The Broncos recently signed linebacker A.J. Johnson, who formerly was a star at the University of Tennessee and was on his way to an NFL career before getting caught up in a three-year legal battle. Johnson, 26, has not played football in three seasons due to an extensive legal process that stemmed from a 2015 rape accusation.

In February of 2015, Johnson was indicted on rape charges, along with his former Tennessee teammate Michael Williams. After a three-year legal battle, Johnson was recently acquitted of all charges and once again has an opportunity to pursue an NFL career though.

Johnson was a four-year starter for the Volunteers and likely would have been a late first-round or early second-round pick in the 2015 NFL Draft if he would not have had a serious legal situation to deal with. The former Vol met with several NFL teams during the vetting process, but ultimately decided Denver was the best fit for him.

“We’ve had several conversations with him since he’s been cleared and have become very familiar with his background and character. Our organization is confident A.J. is ready to move forward and resume his playing career,” Broncos general manager John Elway said of Johnson when asked about the decision to sign the former Tennessee linebacker.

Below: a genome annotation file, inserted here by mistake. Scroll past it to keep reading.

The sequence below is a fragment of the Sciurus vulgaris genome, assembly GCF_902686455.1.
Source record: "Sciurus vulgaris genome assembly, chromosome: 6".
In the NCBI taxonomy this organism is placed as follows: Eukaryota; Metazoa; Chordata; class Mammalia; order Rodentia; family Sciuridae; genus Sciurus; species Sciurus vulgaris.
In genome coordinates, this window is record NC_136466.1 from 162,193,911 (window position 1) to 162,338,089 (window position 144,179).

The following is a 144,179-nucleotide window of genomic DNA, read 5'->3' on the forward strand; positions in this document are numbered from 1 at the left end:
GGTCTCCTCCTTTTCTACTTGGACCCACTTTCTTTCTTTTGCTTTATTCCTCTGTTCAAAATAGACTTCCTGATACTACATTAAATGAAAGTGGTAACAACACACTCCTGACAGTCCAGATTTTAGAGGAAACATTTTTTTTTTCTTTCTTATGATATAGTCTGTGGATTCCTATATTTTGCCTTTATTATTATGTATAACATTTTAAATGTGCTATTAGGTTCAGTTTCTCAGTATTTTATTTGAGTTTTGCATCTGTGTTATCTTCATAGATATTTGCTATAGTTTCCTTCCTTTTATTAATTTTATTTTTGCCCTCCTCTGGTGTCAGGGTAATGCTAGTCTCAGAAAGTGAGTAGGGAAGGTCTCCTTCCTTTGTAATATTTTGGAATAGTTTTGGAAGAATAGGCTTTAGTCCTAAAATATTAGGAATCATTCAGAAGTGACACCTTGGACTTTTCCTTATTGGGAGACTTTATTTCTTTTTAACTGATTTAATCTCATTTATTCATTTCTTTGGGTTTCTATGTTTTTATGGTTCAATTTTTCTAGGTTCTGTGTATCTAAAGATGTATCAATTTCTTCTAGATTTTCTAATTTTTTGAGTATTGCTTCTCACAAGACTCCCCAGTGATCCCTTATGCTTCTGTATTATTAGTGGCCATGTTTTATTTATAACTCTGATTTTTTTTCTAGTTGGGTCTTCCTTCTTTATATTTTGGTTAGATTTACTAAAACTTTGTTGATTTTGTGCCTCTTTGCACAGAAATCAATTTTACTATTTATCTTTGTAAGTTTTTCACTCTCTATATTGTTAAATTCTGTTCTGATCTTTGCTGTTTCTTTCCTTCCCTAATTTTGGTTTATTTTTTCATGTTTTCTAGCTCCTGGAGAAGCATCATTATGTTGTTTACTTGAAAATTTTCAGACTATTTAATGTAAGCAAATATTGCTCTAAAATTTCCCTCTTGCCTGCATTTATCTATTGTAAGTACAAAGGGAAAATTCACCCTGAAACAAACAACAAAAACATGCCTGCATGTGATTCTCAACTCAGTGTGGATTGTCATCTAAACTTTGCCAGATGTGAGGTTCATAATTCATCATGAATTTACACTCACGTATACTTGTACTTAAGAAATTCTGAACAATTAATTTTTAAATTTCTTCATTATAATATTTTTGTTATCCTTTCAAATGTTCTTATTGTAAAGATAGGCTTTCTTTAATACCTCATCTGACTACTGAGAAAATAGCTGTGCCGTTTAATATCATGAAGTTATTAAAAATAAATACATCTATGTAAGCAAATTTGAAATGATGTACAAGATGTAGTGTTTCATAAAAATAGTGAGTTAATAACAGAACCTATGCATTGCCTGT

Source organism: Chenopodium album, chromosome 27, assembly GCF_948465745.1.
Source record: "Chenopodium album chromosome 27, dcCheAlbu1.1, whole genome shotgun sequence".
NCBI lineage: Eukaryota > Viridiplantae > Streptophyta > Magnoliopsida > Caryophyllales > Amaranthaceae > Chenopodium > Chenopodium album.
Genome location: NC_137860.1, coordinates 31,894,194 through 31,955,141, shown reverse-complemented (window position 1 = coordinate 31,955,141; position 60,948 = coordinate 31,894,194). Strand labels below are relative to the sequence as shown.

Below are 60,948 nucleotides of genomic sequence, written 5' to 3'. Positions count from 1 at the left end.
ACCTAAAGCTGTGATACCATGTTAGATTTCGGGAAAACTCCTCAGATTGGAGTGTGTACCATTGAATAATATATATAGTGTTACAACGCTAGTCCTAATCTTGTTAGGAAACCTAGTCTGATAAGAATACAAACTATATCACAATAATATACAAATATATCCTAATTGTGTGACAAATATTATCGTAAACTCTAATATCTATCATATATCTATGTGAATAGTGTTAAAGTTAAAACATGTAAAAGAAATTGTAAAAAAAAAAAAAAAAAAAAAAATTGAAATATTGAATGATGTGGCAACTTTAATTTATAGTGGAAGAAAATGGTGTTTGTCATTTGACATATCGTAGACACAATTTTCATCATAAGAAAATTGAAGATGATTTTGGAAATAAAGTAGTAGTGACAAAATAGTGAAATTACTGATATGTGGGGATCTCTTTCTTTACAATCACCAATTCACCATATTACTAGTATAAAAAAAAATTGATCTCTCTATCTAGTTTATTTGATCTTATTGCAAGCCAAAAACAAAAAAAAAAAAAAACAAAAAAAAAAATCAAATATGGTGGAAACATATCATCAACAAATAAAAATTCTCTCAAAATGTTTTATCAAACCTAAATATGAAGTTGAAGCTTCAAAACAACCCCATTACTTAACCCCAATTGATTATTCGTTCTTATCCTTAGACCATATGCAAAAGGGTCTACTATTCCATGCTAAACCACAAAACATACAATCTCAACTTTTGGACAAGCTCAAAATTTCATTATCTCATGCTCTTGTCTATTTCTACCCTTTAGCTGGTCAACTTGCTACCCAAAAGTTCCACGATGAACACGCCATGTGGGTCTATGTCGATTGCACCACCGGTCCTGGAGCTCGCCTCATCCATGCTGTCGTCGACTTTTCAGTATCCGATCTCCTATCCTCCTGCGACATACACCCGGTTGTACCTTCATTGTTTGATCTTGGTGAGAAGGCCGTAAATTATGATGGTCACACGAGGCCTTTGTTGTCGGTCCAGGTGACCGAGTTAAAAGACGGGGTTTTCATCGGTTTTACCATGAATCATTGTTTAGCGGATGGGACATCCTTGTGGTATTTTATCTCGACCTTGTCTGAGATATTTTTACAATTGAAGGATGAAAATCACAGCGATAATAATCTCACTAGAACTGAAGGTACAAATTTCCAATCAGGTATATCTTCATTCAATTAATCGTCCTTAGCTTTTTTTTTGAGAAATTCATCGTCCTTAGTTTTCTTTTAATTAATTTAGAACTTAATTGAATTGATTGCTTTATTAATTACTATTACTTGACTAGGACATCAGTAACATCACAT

So, how exactly does Johnson fit into the Broncos’ defensive plans this season? It is pretty simple-the Broncos desperately need linebackers-especially guys that can play inside of the team’s outside pass rushers. Johnson can do exactly that.

Johnson is one of only four players in Tennessee football history to record 400 career tackles. 30.5 of those tackles were for a loss, so his ability to read a play and then pursue the runner was stellar with the Volunteers.

The biggest question of course will obviously be whether missing three years of football will be too large of a hurdle to come back from. Considering Johnson was never necessarily going to be the most athletic linebacker on the squad and has always has relied on instinct and high football IQ, he should be fine though.

“His production will jump off the page, but Johnson isn’t the high-impact player his tackle numbers might suggest. With average lateral movement and limited twitch, Johnson can be an NFL starter, but is unlikely to be a standout at any point,”’s Lance Zierlein wrote.

This caps Johnson’s potential ceiling but raises his floor. Fans have to remember that until last Saturday’s bout with the Bears, Johnson had not played a snap of football in 3.5 years. It is a good thing that his talent appeared to have more to do with football IQ and instincts, rather than raw athletic ability though. Johnson is surely rusty after not being around football for that long, but his instinct for the game should return as he gets comfortable within the defense.

Despite not signing with the organization until August, the Broncos appear committed to keeping him around for the 53-man roster in 2018. The team gave him more guaranteed money than any of the other undrafted free agents that were signed this offseason and appear committed to molding Johnson into the linebacker he was projected to be in 2015.